Kansas revenues for the rest of the fiscal year were revised downward $159 million Friday, a hit so stunning that Gov. Sam Brownback’s budget director immediately outlined budget adjustments.
The adjustments total $124 million and include a $48 million transfer from the Transportation Department, said Budget Director Shawn Sullivan.
The moves will allow the state to keep paying its bills. Asked if the state was in the red, Sullivan replied: “Depends on what you look at. We’re basically at zero right now, so yes.”
Raney Gilliland, legislative research director, said the more pessimistic revenue outlook was due to downturns in the farm economy and the oil and gas industry and continued disappointing sales tax numbers.
And the bad news on the revenue front will continue, officials said. The revenue estimate for fiscal year 2017 was cut by $194 million.
The new fiscal forecast updates one issued in April and revised in July. The forecasts are made by university economists, legislative researchers and officials in Brownback’s administration.
Sullivan said the adjustments for this fiscal year, which will include $14 million in cuts that require legislative approval in January, would result in an ending budget balance in June 2016 of just $5.6 million.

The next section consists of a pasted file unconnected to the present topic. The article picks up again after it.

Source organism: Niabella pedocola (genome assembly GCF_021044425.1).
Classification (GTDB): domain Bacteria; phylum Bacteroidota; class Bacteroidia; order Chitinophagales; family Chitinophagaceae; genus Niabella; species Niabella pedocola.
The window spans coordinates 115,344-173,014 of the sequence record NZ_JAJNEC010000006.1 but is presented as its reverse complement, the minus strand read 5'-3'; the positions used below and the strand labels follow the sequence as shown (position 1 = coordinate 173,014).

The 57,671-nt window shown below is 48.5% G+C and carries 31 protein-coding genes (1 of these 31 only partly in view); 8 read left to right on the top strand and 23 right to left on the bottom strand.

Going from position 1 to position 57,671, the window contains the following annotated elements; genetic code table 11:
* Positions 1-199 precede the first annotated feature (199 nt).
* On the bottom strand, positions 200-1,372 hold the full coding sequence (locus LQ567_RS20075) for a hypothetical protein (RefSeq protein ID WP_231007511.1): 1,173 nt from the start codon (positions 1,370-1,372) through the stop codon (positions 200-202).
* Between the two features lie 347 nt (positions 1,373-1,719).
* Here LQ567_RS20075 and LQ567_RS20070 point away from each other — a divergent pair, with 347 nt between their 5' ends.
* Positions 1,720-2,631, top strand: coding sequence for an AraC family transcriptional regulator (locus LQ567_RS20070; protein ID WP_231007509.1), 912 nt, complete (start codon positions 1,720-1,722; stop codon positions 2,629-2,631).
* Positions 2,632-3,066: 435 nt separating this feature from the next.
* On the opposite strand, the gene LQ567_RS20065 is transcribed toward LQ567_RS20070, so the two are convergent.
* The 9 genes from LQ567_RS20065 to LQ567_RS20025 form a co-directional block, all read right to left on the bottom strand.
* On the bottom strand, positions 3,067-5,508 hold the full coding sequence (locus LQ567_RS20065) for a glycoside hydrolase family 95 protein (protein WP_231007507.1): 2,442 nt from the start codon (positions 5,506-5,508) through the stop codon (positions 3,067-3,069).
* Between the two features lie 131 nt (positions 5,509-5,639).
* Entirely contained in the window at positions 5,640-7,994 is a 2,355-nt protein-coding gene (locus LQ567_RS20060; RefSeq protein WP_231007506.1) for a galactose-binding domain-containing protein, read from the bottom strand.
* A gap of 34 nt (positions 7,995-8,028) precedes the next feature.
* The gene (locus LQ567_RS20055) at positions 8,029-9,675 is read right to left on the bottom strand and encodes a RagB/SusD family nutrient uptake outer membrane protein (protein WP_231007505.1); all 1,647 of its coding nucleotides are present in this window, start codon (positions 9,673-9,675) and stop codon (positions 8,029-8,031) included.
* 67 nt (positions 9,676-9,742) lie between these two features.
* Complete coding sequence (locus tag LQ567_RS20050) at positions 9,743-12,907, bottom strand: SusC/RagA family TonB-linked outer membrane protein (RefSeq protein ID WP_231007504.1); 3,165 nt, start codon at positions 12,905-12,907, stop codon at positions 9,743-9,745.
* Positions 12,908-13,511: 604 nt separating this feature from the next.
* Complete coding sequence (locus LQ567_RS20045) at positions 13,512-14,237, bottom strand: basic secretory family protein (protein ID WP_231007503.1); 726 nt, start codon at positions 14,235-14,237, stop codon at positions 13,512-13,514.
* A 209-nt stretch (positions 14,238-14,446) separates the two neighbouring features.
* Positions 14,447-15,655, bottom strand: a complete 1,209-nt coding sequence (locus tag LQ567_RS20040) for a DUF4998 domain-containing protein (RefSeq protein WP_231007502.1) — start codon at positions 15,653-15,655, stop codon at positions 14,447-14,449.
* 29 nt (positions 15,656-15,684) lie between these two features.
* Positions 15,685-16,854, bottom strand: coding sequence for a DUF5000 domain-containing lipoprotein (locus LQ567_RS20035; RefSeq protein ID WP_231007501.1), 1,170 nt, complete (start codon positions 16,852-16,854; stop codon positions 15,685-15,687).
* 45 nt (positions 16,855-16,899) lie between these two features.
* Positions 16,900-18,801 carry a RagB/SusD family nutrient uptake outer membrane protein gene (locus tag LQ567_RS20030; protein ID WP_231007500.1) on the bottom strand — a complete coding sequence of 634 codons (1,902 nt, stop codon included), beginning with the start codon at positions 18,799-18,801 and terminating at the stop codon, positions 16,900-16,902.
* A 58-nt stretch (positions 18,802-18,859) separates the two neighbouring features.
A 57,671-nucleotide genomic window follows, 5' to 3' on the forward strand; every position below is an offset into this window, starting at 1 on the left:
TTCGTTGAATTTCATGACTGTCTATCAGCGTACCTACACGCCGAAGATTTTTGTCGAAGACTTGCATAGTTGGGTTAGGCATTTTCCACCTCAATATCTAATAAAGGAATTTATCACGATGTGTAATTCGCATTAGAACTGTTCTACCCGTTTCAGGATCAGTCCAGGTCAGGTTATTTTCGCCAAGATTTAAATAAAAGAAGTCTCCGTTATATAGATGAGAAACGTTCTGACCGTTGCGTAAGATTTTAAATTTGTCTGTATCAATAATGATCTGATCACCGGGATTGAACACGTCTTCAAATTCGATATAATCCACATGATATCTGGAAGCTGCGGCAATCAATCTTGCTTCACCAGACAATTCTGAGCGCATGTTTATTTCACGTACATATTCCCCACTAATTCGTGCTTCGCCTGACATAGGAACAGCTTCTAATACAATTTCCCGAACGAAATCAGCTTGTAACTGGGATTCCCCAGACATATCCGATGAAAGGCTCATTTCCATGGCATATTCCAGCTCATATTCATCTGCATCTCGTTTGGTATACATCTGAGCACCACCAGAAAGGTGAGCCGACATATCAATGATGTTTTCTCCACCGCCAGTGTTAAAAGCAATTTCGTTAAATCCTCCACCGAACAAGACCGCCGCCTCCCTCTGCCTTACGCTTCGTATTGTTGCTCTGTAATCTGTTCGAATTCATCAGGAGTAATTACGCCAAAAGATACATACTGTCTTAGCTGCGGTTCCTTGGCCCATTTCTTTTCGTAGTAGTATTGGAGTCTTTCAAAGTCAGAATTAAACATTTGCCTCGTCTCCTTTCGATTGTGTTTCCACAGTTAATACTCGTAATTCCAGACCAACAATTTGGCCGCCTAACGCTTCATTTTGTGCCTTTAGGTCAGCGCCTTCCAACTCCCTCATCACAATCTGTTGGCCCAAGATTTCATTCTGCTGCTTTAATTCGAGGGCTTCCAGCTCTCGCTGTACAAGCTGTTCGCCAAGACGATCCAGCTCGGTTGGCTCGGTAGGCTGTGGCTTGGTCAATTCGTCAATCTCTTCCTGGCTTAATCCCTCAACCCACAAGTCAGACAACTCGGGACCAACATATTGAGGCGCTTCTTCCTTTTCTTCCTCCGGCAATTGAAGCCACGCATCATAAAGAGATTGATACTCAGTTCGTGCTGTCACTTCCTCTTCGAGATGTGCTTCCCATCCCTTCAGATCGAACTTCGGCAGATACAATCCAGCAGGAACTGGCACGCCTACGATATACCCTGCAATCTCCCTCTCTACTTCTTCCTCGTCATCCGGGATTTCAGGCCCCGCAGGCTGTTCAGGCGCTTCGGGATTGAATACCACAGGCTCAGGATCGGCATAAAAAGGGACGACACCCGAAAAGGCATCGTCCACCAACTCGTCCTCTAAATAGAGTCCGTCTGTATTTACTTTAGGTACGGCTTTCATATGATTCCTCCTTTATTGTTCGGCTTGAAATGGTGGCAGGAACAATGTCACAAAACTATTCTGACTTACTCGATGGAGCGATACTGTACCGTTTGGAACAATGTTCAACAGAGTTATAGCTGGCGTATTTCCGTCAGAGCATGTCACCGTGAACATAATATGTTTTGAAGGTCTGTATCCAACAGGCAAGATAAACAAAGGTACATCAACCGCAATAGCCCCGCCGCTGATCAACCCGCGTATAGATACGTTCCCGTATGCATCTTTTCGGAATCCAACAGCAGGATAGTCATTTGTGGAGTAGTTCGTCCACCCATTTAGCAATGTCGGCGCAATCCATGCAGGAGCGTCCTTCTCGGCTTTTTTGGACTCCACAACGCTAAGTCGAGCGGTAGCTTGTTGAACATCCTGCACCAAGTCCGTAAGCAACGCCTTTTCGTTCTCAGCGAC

“We’ve drained” the state’s coffers, said House Minority Leader Tom Burroughs, a Democrat from Kansas City, Kan. “Drained by this administration to shore up their failed tax policies.”
Democrats and some moderate Republicans point to income tax cuts championed by the Brownback administration as the reason for the budget crisis. Faced with shortfalls earlier this year, the Legislature approved increases in sales and cigarette taxes.
“After the Legislature passed the largest tax increase in history, you think we’d have some stability in the budget,” said Senate Minority Leader Anthony Hensley, a Topeka Democrat.
“There’s no question we have to go back into the 2012 and 2013 income tax cuts if we’re going to have any stability in the budget.”
Besides the Transportation Department funds, a $9 million transfer would come from the Children’s Initiatives Fund, which supports programs such as Early Head Start. Sullivan said the transfers would not affect road projects or early childhood programs this year.
Other adjustments made use of unexpected savings and lower expenditure estimates, including for teacher pension payments. The budget moves would not affect spending on K-12 education or higher education, Sullivan said.
The new revenue estimate includes $30 million expected from the state’s recent tax amnesty program, although the actual figures from the program won’t be known until mid-November, he said.
Sullivan said there were positives to note, including the state’s unemployment rate of 4.4 percent and an increase in the number of small businesses in the state.
But Stephanie Clayton, an Overland Park Republican, said the administration’s tax plan had failed to grow businesses, create jobs or increase the state’s population.
“On the contrary,” she said, “it has driven Kansas consumers over the border, decimated funding for transportation and economic development and sent the signal nationwide that our state is in chaos.”
Byran Lowry of The Wichita Eagle and The Associated Press contributed to this report.